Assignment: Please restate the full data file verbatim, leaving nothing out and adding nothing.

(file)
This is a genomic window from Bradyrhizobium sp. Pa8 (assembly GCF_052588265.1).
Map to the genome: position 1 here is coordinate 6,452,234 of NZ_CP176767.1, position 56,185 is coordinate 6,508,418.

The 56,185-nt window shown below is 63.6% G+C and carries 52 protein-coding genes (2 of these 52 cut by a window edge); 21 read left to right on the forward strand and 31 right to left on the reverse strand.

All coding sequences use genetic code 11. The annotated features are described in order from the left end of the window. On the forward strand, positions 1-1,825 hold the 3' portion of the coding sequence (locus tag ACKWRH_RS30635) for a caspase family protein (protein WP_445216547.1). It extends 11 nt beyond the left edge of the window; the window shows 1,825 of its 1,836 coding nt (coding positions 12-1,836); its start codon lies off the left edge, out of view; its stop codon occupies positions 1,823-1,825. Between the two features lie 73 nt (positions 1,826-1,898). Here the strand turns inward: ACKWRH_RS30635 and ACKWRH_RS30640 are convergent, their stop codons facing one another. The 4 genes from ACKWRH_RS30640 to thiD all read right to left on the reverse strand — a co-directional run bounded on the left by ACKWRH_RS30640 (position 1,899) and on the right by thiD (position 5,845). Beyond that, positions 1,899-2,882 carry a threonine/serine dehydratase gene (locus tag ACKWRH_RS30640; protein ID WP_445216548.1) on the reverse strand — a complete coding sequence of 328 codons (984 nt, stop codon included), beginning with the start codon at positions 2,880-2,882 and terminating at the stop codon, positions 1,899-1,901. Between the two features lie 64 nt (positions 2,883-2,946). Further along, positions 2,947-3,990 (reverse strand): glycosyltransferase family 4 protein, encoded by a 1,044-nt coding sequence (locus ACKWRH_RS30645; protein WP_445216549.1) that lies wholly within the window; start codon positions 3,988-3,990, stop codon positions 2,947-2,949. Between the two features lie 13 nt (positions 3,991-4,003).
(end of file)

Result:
This is a genomic window from Bradyrhizobium sp. Pa8 (assembly GCF_052588265.1).
Map to the genome: position 1 here is coordinate 6,452,234 of NZ_CP176767.1, position 56,185 is coordinate 6,508,418.

The 56,185-nt window shown below is 63.6% G+C and carries 52 protein-coding genes (2 of these 52 cut by a window edge); 21 read left to right on the forward strand and 31 right to left on the reverse strand.

All coding sequences use genetic code 11. The annotated features are described in order from the left end of the window. On the forward strand, positions 1-1,825 hold the 3' portion of the coding sequence (locus tag ACKWRH_RS30635) for a caspase family protein (protein WP_445216547.1). It extends 11 nt beyond the left edge of the window; the window shows 1,825 of its 1,836 coding nt (coding positions 12-1,836); its start codon lies off the left edge, out of view; its stop codon occupies positions 1,823-1,825. Between the two features lie 73 nt (positions 1,826-1,898). Here the strand turns inward: ACKWRH_RS30635 and ACKWRH_RS30640 are convergent, their stop codons facing one another. The 4 genes from ACKWRH_RS30640 to thiD all read right to left on the reverse strand — a co-directional run bounded on the left by ACKWRH_RS30640 (position 1,899) and on the right by thiD (position 5,845). Beyond that, positions 1,899-2,882 carry a threonine/serine dehydratase gene (locus tag ACKWRH_RS30640; protein ID WP_445216548.1) on the reverse strand — a complete coding sequence of 328 codons (984 nt, stop codon included), beginning with the start codon at positions 2,880-2,882 and terminating at the stop codon, positions 1,899-1,901. Between the two features lie 64 nt (positions 2,883-2,946). Further along, positions 2,947-3,990 (reverse strand): glycosyltransferase family 4 protein, encoded by a 1,044-nt coding sequence (locus ACKWRH_RS30645; protein WP_445216549.1) that lies wholly within the window; start codon positions 3,988-3,990, stop codon positions 2,947-2,949. Between the two features lie 13 nt (positions 3,991-4,003).